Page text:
Tuesday, 31 January 2012

By the way, Rush

     From one who had people in his background who used the term and applied it to themselves at times, allow me to interject for all the people who are still actually sane out there.    Cracker, like the word Gringo, is a term of balance.  It is only an insult if it is said in an insulting way.  Red-neck, hill-billy, web-foot (Cajun), and a thousand other terms are used  to describe what is essentially best defined as the Upland South White Man.  Red-necks are normally associated with eastern Texas, northernmost Louisiana, and Arkansas.  Georgia, especially north Georgia is the home of the Cracker, Eastern Tennessee-Western North Carolina and South Carolina is hillbilly....and to a lesser extent southern Missouri and northern Arkansas (Ozarks and Boston Mountains people).    Central Texas has what the Mexicans call "posteros" or "cedar-choppers" ....people who make posts from cedar limbs.    And on, and on.
BUT!    Cracker is certainly a person of both great and small resource. But either way, he or she is a person who cracks a cob of un-shelled corn shortly after harvest, and throws different parts into different piles.   This base end of fat corn goes to the still'n, and the middle three-fourths we'll put'n in for grindin' into pone-meal.  And the tail of d'cob will go to the hogs.    Of course,  any leavings will be raked up and fed to the chickens.....but not that mean old rooster over there....he just won't share to be beaten.   (he is so obstinate that he'll take a beating before he shares.)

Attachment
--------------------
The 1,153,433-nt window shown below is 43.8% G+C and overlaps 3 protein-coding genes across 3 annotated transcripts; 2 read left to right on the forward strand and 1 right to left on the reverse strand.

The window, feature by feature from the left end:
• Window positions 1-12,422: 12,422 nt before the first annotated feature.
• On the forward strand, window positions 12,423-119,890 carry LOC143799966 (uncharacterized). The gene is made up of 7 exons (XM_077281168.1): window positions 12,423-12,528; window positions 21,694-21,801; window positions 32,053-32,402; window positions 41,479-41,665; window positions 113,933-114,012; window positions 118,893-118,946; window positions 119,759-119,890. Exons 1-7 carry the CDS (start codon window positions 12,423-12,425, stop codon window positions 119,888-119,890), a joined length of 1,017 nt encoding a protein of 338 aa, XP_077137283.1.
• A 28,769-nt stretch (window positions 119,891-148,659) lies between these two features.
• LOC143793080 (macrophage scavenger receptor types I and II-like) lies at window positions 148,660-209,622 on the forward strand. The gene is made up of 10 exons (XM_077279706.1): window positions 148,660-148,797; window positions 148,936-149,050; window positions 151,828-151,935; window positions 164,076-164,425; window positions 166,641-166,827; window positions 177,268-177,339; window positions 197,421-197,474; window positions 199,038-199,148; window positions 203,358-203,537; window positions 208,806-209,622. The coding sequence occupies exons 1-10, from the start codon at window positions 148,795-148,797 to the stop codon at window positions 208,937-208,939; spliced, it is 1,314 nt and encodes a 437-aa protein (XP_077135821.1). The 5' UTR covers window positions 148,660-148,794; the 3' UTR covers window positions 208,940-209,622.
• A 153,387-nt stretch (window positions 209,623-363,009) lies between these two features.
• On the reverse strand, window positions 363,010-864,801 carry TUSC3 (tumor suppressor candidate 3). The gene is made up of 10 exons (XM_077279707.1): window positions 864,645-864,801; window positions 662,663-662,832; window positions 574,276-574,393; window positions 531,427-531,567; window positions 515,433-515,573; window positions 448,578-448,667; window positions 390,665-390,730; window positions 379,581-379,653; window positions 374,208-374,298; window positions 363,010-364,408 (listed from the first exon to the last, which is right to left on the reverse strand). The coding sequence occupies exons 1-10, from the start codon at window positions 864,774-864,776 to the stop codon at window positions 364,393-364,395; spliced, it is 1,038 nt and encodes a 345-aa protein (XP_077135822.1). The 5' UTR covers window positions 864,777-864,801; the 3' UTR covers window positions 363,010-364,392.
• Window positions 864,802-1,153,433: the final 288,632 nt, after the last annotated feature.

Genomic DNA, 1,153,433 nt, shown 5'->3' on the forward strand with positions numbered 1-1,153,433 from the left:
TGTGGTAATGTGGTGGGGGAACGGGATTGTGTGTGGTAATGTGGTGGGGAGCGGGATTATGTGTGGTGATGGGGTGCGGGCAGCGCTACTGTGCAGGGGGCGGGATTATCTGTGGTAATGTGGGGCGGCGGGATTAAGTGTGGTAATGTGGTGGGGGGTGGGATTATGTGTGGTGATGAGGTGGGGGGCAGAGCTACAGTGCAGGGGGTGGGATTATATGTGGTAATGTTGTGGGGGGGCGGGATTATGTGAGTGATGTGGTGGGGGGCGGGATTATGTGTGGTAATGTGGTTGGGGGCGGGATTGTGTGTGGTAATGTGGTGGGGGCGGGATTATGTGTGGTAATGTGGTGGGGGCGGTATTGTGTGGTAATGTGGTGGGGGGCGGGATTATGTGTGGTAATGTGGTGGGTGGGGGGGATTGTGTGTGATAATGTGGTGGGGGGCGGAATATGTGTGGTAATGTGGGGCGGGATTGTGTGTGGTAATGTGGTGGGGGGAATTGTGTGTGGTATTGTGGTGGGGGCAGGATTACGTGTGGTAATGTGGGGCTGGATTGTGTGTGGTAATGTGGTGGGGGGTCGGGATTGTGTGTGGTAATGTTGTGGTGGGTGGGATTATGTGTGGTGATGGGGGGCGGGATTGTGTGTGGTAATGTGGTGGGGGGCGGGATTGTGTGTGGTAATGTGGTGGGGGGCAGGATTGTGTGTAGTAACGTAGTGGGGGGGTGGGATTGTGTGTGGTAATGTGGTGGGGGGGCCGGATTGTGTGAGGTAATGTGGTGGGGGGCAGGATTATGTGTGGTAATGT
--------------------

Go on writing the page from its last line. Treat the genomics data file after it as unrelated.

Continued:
File:Georgia cracker peaches.jpg     When the song says, "Jimmy, crack corn, and I don't care....",  it refers to a person who is not qualified to judge which part of the corn goes to where, being allowed to  crack corn caus'n the one who is in charge just doesn't care how the job winds up.
     Oddly, the term applies generally to white folks, but in the good old days the black folks were as apt to be sittin' on the upside-down bucket singin' or gossipin' while "dey cracked de coin".    Further, in some of those places a Yankee would have to sneak up really close to tell if da talkin' people wuz a white cracker or a black cracker.....caus'n they sounded a lot alike.  The accent points and pronunciation written in this little paragraph, for instance, is how my Granma Mamie and Granpa Rex sounded.    They were from Eastern Tennessee.
corn sheller manual hand operated     Hand-powered kernelers or shellers pretty much destroyed the "cracking" of corn by the turn from the 1800s into the 1900s in all save the most traditional areas.

Pleasant Hill Grain
Corn Sheller

Tough cast iron construction
& fast, easy operation!

White Southerners wear our provinciality as a badge of honor.   We thought the Beverly Hillbillies and the Dukes of Hazard was genealogical about our own famblies.   We were rat proud of all o'dem.
El Gringo Viejo